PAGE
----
Back to the Future? The Shape of Reforms to Come…
Editor’s Note: A smaller version of this piece was published today by the Financial Times.
The largest financial crisis in history is morphing from private entities (the banking sector and the household sector) to sovereign entities. At best, fiscal cuts will hit the European recovery; the collapsing euro will subtract from growth in key trading partners – the U.S., UK, Japan and China. At worst, the financial system may come unhinged if the euro disintegrates or sovereign(s) default disorderly, precipitating a double-dip recession. Without an objective, 360-degree diagnosis and a resolute response, we may sink deeper or face larger crises that we clearly cannot afford.
First, a holistic historical analysis: Financial liberalization and innovation eased credit constraints on public and private sectors starting in the mid-1970s. Income and wealth challenged households in advanced economies – where real income growth was anemic – could use debt to spend beyond their means. Ever laxer regulation and supervision sustained leverage, fed by increasingly frequent and expensive government and IMF bailouts, which kept coming to the rescue in increasingly frequent and expensive crises since the 1980s, boosted by easy monetary policy since the 1990s. Political endorsement for this democratization of credit and wider homeownership compounded the trend after 2000, accelerated by the savings glut of demographically-challenged countries.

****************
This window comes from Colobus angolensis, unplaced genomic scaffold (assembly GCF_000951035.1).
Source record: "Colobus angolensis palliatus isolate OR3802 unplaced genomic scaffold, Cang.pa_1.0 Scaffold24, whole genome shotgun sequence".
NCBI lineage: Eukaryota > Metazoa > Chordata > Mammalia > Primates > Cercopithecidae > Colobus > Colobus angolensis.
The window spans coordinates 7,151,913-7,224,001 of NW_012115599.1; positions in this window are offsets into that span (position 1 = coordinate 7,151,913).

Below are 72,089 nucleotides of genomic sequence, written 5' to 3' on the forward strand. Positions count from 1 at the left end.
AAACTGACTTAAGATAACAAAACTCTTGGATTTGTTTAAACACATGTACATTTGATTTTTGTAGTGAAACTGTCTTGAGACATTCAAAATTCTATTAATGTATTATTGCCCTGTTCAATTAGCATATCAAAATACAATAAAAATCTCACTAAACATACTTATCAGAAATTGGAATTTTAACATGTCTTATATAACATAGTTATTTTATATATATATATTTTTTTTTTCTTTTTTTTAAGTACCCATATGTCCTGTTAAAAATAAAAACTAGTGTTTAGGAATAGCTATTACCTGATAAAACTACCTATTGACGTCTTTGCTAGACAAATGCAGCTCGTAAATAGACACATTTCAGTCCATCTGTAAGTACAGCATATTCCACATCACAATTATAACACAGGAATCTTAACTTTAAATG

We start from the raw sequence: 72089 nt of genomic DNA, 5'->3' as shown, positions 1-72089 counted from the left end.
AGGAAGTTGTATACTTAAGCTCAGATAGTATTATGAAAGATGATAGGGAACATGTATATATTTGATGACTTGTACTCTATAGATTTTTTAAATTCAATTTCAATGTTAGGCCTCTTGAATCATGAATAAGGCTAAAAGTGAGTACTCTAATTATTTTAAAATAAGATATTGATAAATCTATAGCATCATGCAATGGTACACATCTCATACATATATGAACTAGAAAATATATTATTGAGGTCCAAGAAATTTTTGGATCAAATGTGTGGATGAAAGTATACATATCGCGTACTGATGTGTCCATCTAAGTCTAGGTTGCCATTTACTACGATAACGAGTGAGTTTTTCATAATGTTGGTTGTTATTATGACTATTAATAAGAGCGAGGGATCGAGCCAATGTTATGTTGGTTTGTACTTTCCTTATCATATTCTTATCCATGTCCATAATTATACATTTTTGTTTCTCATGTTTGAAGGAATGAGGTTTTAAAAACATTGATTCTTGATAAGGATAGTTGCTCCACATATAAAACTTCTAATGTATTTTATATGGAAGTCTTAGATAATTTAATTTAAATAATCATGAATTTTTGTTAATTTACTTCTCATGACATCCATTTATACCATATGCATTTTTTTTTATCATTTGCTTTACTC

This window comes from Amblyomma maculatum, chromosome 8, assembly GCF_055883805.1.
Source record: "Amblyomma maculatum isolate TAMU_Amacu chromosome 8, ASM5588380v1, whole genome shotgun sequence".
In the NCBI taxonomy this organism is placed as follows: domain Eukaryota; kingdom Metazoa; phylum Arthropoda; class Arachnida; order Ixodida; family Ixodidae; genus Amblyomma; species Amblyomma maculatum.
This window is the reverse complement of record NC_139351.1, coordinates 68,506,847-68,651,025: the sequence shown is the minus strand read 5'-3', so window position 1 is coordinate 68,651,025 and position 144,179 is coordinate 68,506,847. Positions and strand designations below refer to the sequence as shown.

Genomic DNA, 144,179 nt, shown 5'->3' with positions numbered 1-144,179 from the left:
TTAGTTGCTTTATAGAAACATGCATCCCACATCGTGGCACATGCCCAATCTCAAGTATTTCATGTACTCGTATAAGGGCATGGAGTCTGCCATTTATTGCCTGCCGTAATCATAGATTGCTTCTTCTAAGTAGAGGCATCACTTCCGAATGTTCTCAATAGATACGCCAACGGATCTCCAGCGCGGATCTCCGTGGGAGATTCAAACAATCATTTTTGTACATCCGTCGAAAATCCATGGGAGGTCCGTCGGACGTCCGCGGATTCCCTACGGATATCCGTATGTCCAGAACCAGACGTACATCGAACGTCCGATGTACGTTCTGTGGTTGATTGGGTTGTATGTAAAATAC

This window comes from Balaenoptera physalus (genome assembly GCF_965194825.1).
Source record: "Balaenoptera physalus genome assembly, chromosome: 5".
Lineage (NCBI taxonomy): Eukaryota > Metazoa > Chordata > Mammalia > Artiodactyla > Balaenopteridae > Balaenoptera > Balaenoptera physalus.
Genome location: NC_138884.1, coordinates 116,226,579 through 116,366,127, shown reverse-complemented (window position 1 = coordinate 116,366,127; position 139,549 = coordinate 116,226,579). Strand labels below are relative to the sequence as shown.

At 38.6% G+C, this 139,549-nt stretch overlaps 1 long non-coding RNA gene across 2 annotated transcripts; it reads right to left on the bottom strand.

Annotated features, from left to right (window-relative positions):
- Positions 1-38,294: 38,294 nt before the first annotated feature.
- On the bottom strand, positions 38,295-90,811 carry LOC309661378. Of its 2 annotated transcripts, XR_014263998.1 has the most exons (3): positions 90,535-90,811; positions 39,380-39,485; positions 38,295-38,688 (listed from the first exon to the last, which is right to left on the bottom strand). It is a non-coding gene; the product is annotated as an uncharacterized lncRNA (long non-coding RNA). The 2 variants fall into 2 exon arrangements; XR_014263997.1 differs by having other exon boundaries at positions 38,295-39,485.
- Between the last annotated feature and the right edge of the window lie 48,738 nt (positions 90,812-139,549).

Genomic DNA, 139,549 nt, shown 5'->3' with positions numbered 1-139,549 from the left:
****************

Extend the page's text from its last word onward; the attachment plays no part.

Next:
The debt-fueled global growth process was justified by paradigm shifts: from Cold War to Washington Consensus; re-integration of emerging markets into the global economy; the Goldilocks high-growth/low-inflation economy; a much-ballyhooed convergence ahead of EMU across Old and New Europe; and the widely-touted benefits of financial innovation.
The result: A consumption binge in deficit countries; an export surge in surplus countries; vendor financing courtesy of the latter; creditors and debtors on different sides of the same coin. Global output/growth, corporate profits, household income/wealth, public revenue/spending temporarily shot well above equilibrium.